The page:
**Introduction**

This calculator determines the present value for mortgages, pure discount bonds, and coupon bonds, It will also calculate the rate of return (or bond yield-to-maturity) that makes the present value equal to a known market price for the security.

**Buttons: PV** | **R** | **A** | **B**

Click any one of these buttons to calculate the associated parameter given the values of the other three parameters. The discount rate R is stated in percentage points so that 5.0 = 5%.

**Button: N**

The N button enters N, but recalculates the present value PV. That is, you can set N to any positive value, but this calculator does not solve for N. There is a limit of 1000 periods.

**TABLE** | **TEXT**

The table shows how a bank account at rate R with beginning balance PV could replicate the income stream specified by A, B, and N. The TABLE suppresses this text in order to produce a nicer printout. The TEXT button restores this text after you produce a table.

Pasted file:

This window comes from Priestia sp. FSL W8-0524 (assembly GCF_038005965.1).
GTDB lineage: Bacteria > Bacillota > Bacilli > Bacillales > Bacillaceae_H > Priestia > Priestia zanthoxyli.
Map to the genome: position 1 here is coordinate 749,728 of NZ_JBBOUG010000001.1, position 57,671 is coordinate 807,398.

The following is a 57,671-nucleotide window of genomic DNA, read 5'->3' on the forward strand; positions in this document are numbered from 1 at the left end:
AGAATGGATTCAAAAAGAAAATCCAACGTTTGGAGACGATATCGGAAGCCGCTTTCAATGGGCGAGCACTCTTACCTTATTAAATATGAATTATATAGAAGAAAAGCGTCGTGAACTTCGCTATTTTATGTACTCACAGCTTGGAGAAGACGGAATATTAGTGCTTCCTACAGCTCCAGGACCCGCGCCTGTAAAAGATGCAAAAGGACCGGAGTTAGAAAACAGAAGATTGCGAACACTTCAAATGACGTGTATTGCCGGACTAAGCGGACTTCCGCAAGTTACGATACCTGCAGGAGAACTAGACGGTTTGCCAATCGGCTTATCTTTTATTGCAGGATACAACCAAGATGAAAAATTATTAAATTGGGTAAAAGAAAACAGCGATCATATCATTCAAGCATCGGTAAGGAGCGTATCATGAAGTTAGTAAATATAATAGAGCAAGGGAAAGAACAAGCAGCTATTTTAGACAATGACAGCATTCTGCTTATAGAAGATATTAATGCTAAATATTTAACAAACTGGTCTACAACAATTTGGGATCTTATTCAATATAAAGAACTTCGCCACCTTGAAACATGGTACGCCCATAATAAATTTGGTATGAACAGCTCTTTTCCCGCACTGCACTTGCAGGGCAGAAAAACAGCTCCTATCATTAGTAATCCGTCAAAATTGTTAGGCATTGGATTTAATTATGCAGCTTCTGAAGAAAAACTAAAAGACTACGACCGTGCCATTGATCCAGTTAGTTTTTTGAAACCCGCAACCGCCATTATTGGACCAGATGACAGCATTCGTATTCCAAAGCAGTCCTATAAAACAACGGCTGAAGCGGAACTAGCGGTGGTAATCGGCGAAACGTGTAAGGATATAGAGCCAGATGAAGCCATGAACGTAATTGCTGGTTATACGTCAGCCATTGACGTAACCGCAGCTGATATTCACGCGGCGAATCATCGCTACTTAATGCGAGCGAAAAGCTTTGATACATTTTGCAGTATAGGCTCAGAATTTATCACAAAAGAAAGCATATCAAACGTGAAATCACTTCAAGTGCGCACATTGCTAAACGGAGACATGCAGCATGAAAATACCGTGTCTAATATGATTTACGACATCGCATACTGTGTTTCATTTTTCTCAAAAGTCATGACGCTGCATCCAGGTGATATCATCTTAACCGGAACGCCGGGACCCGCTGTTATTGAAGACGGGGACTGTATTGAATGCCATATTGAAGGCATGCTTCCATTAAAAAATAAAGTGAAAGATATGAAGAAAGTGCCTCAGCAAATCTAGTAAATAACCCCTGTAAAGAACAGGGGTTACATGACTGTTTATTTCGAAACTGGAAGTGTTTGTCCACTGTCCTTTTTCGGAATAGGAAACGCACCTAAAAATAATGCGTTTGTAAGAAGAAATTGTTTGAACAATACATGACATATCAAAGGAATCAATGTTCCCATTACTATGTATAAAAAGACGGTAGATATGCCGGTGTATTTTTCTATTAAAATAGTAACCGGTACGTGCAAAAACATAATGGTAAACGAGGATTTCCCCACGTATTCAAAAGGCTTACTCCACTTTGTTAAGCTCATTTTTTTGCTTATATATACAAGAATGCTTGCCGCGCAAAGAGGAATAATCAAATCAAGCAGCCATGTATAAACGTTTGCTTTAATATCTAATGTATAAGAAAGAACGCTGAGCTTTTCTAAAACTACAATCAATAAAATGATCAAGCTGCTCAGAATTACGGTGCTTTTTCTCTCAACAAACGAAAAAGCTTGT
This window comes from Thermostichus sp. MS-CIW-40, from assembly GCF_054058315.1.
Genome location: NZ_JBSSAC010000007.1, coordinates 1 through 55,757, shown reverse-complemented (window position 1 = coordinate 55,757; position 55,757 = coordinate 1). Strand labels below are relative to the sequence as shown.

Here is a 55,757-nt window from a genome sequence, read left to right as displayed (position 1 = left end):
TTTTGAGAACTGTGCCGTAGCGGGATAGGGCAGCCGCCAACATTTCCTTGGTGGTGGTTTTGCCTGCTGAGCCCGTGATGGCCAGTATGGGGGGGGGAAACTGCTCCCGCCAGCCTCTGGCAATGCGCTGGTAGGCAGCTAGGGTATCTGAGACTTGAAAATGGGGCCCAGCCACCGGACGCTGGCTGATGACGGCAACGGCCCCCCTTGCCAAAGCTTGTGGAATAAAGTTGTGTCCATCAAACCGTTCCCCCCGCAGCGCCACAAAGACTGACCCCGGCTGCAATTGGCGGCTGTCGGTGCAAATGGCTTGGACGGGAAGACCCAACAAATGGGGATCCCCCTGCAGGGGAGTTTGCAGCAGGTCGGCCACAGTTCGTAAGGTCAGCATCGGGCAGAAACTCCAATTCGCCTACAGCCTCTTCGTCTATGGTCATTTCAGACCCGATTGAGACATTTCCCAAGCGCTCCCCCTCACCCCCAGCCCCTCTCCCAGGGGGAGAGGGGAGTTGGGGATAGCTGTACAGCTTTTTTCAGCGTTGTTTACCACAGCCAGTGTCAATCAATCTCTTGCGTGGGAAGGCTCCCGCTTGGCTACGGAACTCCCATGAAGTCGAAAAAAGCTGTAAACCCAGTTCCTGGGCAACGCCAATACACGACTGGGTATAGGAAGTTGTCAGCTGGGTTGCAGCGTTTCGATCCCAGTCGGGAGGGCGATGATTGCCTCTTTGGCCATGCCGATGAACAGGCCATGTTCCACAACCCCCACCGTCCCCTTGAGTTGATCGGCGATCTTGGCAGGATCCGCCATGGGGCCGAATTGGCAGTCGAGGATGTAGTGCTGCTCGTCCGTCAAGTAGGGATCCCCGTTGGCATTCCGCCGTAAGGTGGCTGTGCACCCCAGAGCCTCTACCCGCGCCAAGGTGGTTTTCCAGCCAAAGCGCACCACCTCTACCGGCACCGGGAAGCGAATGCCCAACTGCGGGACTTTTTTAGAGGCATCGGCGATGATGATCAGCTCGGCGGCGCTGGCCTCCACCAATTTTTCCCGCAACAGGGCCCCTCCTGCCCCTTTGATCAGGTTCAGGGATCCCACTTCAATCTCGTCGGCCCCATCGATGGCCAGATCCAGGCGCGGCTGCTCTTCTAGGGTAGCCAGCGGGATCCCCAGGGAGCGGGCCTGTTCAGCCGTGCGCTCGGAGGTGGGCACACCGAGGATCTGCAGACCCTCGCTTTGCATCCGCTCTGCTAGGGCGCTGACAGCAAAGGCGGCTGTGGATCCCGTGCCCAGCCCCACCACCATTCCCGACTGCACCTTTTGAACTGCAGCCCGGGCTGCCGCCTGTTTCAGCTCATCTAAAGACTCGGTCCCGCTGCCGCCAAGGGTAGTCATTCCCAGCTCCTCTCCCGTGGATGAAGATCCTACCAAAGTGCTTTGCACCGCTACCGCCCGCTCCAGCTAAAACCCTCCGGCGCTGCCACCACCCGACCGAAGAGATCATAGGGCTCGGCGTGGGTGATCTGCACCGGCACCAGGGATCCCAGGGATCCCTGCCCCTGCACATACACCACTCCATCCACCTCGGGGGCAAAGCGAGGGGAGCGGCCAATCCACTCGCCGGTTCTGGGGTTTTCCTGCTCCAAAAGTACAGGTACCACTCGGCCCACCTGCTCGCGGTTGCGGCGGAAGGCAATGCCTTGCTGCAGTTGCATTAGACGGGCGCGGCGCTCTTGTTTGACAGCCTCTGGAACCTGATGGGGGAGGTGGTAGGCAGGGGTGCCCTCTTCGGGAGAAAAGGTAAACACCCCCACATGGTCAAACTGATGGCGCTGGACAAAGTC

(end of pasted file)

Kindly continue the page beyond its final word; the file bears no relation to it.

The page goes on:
If you would like to make a printed copy of your calculations or save them to a file, the "File" menu heading for your browser probably contains "Print" and "Save As" options.

**Security Types**

For a **pure discount (zero coupon) bond**, the periodic payment A is
zero. For a **mortgage**, the final payment B is zero. For a **
coupon bond**, the periodic payment A is the coupon rate times the principal
and the final payment B is the principal.

To compute the present value of a fixed-income security, the discount rate R should be the current discount rate, but the periodic payments and final payment should stay fixed at the original values. For example, the present value of a $1000 bond with a 10% coupon rate (and $100 periodic payments) is $1000 if the discount rate is 10%. Changing the discount rate to 8% changes the present value of the same payment stream to $1,225.16.

To calculate the original payment amount for a fixed-rate mortgage, set PV to the loan amount, set R to the contract interest rate, set N, and then click A.

**Note**

It is possible to enter values that create impossible calculations. For example, a pure discount bond that costs $1000 and returns $900 after one year has a negative yield R. A lower bound of zero is imposed to eliminate the possibility of calculating negative interest rates. In general, entering impossible numbers will leave the other parameters unchanged after a button is clicked.